Toggling between Fear and Hope

23 Oct 2020

Coronavirus cases have risen to their highest level since April in my home state of Michigan.

This is also true in the state of Illinois, where my youngest daughter and my son, his wife, and our two-month-old grandson live.

The dreaded second wave of Covid is here in most of the United States, with cases averaging 60,000 a day and around 800-1000 deaths per day. Doctors and scientists are predicting that this will only get worse in the coming cold of winter.

Our president keeps saying we’re “around the corner” and that “the Chinese virus” will soon end as we get near “herd immunity.” About 40% of the country seem to agree with him and many of them don’t believe in wearing masks.

Recently, a Michigan woman was discharged after 196 days in the University of Michigan hospital. Her family had said goodbye to her three times in the last few months but she finally left the hospital, her life “forever changed.”

My family is living with this virus as well as we can, trying to be safe and smart and not overwhelmed with despair or constant fear. It’s getting harder and harder to negotiate between fear, anger, sadness, and the occasional bouts of hope for an election and the possibility that our emotional roller coaster will end.

I work daily and stay in my office, hiding away from anyone who might be pre-symptomatic or asymptomatic. It’s not a good way to live but it’s the best way to stay safe and right now, that is more important that what our president calls “freedom.”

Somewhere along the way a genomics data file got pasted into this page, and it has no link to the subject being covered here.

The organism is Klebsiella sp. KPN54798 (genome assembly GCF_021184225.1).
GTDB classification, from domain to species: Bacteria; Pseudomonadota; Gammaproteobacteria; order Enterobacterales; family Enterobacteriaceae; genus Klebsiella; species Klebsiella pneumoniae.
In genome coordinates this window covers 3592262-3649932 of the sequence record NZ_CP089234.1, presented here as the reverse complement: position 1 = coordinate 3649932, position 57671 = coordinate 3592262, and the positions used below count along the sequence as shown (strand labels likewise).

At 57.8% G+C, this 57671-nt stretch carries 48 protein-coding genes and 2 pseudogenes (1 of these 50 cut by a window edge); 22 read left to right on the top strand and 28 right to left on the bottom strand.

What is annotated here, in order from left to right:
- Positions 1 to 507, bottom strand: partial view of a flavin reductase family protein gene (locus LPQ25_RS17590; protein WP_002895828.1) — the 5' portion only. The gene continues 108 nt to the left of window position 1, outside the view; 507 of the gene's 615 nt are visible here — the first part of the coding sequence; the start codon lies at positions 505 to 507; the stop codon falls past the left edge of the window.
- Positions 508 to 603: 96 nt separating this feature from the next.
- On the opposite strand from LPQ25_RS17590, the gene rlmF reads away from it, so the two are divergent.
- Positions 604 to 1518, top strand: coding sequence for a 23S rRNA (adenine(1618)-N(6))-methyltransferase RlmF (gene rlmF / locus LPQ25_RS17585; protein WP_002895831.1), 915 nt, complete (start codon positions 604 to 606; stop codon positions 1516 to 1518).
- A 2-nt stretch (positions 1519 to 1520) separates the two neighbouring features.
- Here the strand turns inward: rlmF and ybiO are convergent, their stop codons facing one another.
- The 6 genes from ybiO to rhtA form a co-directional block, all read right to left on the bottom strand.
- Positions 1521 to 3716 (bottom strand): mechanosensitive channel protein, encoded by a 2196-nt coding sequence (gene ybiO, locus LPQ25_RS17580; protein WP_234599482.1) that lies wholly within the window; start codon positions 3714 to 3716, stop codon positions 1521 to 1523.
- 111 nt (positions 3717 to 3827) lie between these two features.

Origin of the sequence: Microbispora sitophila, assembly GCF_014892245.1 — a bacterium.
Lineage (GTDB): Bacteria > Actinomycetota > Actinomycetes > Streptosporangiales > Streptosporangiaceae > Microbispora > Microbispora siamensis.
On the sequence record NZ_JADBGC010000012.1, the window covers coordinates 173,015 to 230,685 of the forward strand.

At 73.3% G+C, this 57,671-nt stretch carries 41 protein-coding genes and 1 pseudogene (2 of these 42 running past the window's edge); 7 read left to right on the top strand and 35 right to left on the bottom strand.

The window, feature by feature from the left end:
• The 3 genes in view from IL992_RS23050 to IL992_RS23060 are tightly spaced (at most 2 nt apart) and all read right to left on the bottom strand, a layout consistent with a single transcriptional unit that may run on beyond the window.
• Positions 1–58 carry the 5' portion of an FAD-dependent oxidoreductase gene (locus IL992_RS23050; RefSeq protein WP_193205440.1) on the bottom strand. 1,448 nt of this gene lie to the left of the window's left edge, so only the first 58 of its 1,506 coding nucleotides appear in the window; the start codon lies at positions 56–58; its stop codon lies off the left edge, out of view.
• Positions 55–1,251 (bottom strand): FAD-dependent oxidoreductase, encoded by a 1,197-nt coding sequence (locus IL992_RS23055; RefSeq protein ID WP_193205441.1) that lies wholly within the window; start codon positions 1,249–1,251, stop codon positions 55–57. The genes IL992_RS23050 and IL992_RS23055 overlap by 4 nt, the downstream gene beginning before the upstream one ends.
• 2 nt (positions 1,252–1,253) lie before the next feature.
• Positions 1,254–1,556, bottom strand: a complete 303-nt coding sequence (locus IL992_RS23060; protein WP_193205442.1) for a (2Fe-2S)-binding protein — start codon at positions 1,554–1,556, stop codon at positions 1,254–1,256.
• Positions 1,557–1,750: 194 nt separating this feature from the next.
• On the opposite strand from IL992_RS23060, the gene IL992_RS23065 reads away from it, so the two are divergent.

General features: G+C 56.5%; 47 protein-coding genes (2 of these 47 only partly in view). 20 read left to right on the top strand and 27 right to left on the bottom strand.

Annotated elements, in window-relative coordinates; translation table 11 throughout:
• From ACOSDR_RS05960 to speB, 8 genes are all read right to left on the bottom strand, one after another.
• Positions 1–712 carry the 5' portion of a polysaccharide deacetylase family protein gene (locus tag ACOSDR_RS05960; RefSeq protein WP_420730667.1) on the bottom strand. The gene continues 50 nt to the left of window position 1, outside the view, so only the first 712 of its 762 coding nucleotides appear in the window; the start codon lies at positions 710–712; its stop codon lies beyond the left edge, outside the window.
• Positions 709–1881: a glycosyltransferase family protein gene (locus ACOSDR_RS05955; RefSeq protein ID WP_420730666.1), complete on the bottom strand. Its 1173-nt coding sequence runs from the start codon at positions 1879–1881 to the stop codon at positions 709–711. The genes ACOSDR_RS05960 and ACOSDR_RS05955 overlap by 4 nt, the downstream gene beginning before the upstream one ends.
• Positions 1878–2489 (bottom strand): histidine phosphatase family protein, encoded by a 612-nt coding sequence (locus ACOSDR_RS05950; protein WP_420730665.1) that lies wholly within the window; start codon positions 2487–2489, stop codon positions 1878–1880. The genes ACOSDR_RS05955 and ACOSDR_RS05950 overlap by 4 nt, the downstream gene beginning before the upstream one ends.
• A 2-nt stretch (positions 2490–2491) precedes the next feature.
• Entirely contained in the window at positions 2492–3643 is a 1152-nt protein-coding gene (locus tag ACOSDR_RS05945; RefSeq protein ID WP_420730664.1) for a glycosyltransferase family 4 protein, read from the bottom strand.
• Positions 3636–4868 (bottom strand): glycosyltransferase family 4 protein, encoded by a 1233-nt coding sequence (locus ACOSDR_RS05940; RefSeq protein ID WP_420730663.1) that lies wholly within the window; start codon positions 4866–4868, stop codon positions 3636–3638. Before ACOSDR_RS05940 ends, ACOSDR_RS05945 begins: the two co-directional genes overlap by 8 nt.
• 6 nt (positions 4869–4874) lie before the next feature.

I fear the fall and winter and the nature of our dangerously divided country, half the country angry and not trusting the other half. But it’s pointless to live in fear and the state of the politics of our country is not something I can control.

I will stay smart and cautious but I will not dwell in fear and anger.

I must stay calm and hopeful and believe that most of us will survive and live through this.

I pray that in the year of 2021, our collective physical and mental health will get better and we can look back at this time as a period of struggle and pain that did not last.

What else can we do?


A Moodscope Member

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Moodscope members seek to support each other by sharing their experiences through this blog. Posts and comments on the blog are the personal views of Moodscope members, they are for informational purposes only and do not constitute medical advice.

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